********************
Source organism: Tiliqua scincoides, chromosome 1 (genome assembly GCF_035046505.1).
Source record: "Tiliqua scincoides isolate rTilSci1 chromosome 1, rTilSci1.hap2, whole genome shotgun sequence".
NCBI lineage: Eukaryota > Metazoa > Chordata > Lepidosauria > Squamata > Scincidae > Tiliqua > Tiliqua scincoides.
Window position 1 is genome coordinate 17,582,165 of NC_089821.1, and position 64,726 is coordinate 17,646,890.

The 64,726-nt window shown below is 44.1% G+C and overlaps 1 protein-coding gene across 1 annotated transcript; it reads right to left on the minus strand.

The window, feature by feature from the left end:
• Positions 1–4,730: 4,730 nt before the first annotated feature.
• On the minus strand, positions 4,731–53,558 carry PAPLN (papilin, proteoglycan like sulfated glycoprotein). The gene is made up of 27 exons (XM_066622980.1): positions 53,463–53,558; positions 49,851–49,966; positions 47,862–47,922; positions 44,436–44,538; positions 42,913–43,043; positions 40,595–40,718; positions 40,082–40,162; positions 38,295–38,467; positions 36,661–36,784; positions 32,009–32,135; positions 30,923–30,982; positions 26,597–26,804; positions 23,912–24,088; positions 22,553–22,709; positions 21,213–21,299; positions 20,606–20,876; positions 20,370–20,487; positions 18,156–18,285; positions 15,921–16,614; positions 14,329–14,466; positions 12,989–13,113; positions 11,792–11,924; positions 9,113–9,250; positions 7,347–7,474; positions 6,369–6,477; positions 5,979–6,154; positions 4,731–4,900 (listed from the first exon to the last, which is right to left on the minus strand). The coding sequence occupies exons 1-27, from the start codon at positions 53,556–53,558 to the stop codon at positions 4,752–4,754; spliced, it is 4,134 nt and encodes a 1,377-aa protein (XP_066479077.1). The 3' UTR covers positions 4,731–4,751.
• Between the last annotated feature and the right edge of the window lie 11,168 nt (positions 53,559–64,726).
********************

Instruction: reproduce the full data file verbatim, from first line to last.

Source organism: Tiliqua scincoides, chromosome 1 (genome assembly GCF_035046505.1).
Source record: "Tiliqua scincoides isolate rTilSci1 chromosome 1, rTilSci1.hap2, whole genome shotgun sequence".
NCBI lineage: Eukaryota > Metazoa > Chordata > Lepidosauria > Squamata > Scincidae > Tiliqua > Tiliqua scincoides.
Window position 1 is genome coordinate 17,582,165 of NC_089821.1, and position 64,726 is coordinate 17,646,890.

The 64,726-nt window shown below is 44.1% G+C and overlaps 1 protein-coding gene across 1 annotated transcript; it reads right to left on the minus strand.

The window, feature by feature from the left end:
• Positions 1–4,730: 4,730 nt before the first annotated feature.
• On the minus strand, positions 4,731–53,558 carry PAPLN (papilin, proteoglycan like sulfated glycoprotein). The gene is made up of 27 exons (XM_066622980.1): positions 53,463–53,558; positions 49,851–49,966; positions 47,862–47,922; positions 44,436–44,538; positions 42,913–43,043; positions 40,595–40,718; positions 40,082–40,162; positions 38,295–38,467; positions 36,661–36,784; positions 32,009–32,135; positions 30,923–30,982; positions 26,597–26,804; positions 23,912–24,088; positions 22,553–22,709; positions 21,213–21,299; positions 20,606–20,876; positions 20,370–20,487; positions 18,156–18,285; positions 15,921–16,614; positions 14,329–14,466; positions 12,989–13,113; positions 11,792–11,924; positions 9,113–9,250; positions 7,347–7,474; positions 6,369–6,477; positions 5,979–6,154; positions 4,731–4,900 (listed from the first exon to the last, which is right to left on the minus strand). The coding sequence occupies exons 1-27, from the start codon at positions 53,556–53,558 to the stop codon at positions 4,752–4,754; spliced, it is 4,134 nt and encodes a 1,377-aa protein (XP_066479077.1). The 3' UTR covers positions 4,731–4,751.
• Between the last annotated feature and the right edge of the window lie 11,168 nt (positions 53,559–64,726).